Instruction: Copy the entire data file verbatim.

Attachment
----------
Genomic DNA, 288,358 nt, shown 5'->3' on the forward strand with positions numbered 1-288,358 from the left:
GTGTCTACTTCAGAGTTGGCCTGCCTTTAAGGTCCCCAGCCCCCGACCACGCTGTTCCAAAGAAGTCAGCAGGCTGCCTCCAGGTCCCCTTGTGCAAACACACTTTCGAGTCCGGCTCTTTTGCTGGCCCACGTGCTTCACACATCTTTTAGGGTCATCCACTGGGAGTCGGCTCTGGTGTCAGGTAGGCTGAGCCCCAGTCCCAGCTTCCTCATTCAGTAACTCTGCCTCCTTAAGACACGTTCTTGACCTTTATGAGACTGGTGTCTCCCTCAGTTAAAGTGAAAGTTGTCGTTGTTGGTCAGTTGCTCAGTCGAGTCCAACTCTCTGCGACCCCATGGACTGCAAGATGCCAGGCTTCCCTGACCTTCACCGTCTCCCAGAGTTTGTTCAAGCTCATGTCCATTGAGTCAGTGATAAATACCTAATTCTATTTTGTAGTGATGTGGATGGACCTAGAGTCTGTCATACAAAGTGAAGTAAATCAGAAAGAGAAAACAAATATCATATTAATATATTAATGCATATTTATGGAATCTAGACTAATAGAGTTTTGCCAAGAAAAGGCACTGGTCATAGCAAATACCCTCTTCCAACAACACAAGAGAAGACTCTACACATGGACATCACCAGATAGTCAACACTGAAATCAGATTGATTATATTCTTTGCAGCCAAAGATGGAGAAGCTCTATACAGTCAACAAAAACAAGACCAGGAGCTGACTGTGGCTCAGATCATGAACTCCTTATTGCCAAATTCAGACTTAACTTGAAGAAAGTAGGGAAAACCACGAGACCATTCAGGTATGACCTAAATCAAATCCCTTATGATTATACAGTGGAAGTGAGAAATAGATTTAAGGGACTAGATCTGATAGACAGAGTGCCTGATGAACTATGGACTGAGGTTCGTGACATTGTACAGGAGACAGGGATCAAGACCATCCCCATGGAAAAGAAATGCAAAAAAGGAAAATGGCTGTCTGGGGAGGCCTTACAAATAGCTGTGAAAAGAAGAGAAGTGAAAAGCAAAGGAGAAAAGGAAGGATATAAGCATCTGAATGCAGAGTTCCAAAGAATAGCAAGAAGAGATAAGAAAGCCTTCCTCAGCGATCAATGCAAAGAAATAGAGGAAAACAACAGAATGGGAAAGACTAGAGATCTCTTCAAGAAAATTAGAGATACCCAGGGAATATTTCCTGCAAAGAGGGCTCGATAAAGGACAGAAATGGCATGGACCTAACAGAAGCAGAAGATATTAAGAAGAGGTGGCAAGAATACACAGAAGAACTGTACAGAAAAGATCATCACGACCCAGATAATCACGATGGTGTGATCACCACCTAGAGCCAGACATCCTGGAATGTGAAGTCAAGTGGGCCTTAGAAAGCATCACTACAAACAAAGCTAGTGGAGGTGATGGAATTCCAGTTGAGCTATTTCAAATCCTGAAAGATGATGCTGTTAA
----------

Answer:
Genomic DNA, 288,358 nt, shown 5'->3' on the forward strand with positions numbered 1-288,358 from the left:
GTGTCTACTTCAGAGTTGGCCTGCCTTTAAGGTCCCCAGCCCCCGACCACGCTGTTCCAAAGAAGTCAGCAGGCTGCCTCCAGGTCCCCTTGTGCAAACACACTTTCGAGTCCGGCTCTTTTGCTGGCCCACGTGCTTCACACATCTTTTAGGGTCATCCACTGGGAGTCGGCTCTGGTGTCAGGTAGGCTGAGCCCCAGTCCCAGCTTCCTCATTCAGTAACTCTGCCTCCTTAAGACACGTTCTTGACCTTTATGAGACTGGTGTCTCCCTCAGTTAAAGTGAAAGTTGTCGTTGTTGGTCAGTTGCTCAGTCGAGTCCAACTCTCTGCGACCCCATGGACTGCAAGATGCCAGGCTTCCCTGACCTTCACCGTCTCCCAGAGTTTGTTCAAGCTCATGTCCATTGAGTCAGTGATAAATACCTAATTCTATTTTGTAGTGATGTGGATGGACCTAGAGTCTGTCATACAAAGTGAAGTAAATCAGAAAGAGAAAACAAATATCATATTAATATATTAATGCATATTTATGGAATCTAGACTAATAGAGTTTTGCCAAGAAAAGGCACTGGTCATAGCAAATACCCTCTTCCAACAACACAAGAGAAGACTCTACACATGGACATCACCAGATAGTCAACACTGAAATCAGATTGATTATATTCTTTGCAGCCAAAGATGGAGAAGCTCTATACAGTCAACAAAAACAAGACCAGGAGCTGACTGTGGCTCAGATCATGAACTCCTTATTGCCAAATTCAGACTTAACTTGAAGAAAGTAGGGAAAACCACGAGACCATTCAGGTATGACCTAAATCAAATCCCTTATGATTATACAGTGGAAGTGAGAAATAGATTTAAGGGACTAGATCTGATAGACAGAGTGCCTGATGAACTATGGACTGAGGTTCGTGACATTGTACAGGAGACAGGGATCAAGACCATCCCCATGGAAAAGAAATGCAAAAAAGGAAAATGGCTGTCTGGGGAGGCCTTACAAATAGCTGTGAAAAGAAGAGAAGTGAAAAGCAAAGGAGAAAAGGAAGGATATAAGCATCTGAATGCAGAGTTCCAAAGAATAGCAAGAAGAGATAAGAAAGCCTTCCTCAGCGATCAATGCAAAGAAATAGAGGAAAACAACAGAATGGGAAAGACTAGAGATCTCTTCAAGAAAATTAGAGATACCCAGGGAATATTTCCTGCAAAGAGGGCTCGATAAAGGACAGAAATGGCATGGACCTAACAGAAGCAGAAGATATTAAGAAGAGGTGGCAAGAATACACAGAAGAACTGTACAGAAAAGATCATCACGACCCAGATAATCACGATGGTGTGATCACCACCTAGAGCCAGACATCCTGGAATGTGAAGTCAAGTGGGCCTTAGAAAGCATCACTACAAACAAAGCTAGTGGAGGTGATGGAATTCCAGTTGAGCTATTTCAAATCCTGAAAGATGATGCTGTTAA